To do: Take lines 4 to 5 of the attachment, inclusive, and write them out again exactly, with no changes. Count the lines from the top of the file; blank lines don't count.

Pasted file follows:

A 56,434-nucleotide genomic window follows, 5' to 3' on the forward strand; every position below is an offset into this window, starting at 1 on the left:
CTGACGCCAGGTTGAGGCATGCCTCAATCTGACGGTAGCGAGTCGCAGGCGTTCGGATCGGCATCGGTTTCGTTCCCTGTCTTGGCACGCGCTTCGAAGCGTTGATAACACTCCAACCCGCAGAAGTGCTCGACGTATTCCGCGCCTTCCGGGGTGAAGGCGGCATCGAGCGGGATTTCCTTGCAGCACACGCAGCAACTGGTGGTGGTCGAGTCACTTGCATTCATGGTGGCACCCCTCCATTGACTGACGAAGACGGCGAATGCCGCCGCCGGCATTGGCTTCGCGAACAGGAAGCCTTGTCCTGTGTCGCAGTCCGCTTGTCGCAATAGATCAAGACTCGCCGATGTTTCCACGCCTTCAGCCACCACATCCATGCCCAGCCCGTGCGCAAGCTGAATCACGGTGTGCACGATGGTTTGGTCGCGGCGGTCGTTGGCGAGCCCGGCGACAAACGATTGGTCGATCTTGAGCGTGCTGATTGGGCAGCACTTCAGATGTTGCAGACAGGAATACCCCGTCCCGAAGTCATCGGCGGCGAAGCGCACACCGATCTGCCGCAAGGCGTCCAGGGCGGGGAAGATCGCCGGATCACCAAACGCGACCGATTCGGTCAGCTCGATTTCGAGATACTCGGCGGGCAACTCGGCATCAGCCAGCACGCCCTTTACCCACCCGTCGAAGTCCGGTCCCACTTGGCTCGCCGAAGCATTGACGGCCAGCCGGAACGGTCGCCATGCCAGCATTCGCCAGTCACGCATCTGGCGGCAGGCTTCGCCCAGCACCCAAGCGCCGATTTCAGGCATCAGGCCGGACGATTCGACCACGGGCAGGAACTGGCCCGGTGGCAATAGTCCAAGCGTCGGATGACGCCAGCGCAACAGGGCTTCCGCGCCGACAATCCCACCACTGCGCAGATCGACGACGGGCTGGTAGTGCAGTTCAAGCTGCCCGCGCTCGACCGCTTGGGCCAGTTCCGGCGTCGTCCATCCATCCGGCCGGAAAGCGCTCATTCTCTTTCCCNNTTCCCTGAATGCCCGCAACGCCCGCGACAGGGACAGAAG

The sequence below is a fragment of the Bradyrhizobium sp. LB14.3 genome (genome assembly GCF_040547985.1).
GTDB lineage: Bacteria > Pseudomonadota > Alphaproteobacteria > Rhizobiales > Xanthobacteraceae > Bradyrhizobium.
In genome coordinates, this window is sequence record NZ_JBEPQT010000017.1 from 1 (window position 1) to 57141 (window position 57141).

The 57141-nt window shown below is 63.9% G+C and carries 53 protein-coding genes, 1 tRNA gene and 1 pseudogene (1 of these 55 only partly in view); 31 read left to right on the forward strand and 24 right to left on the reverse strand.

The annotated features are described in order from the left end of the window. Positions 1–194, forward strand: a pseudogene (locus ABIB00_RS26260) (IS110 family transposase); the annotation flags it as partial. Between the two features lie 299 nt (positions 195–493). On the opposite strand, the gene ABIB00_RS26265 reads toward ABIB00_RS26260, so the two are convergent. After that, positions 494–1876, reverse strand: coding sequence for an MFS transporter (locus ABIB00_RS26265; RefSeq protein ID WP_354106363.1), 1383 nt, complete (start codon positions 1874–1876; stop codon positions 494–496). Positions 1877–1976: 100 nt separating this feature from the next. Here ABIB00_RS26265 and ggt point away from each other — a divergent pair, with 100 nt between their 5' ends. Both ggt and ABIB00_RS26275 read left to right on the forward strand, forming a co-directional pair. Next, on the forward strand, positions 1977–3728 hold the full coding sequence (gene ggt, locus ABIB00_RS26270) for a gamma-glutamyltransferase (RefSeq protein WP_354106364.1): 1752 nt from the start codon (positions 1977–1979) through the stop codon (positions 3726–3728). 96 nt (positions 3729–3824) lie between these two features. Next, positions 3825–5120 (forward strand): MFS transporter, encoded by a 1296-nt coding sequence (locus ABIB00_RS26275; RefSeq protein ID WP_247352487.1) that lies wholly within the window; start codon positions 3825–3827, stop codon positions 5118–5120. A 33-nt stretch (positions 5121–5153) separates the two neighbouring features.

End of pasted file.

GTDB lineage: Bacteria > Pseudomonadota > Alphaproteobacteria > Rhizobiales > Xanthobacteraceae > Bradyrhizobium.
In genome coordinates, this window is sequence record NZ_JBEPQT010000017.1 from 1 (window position 1) to 57141 (window position 57141).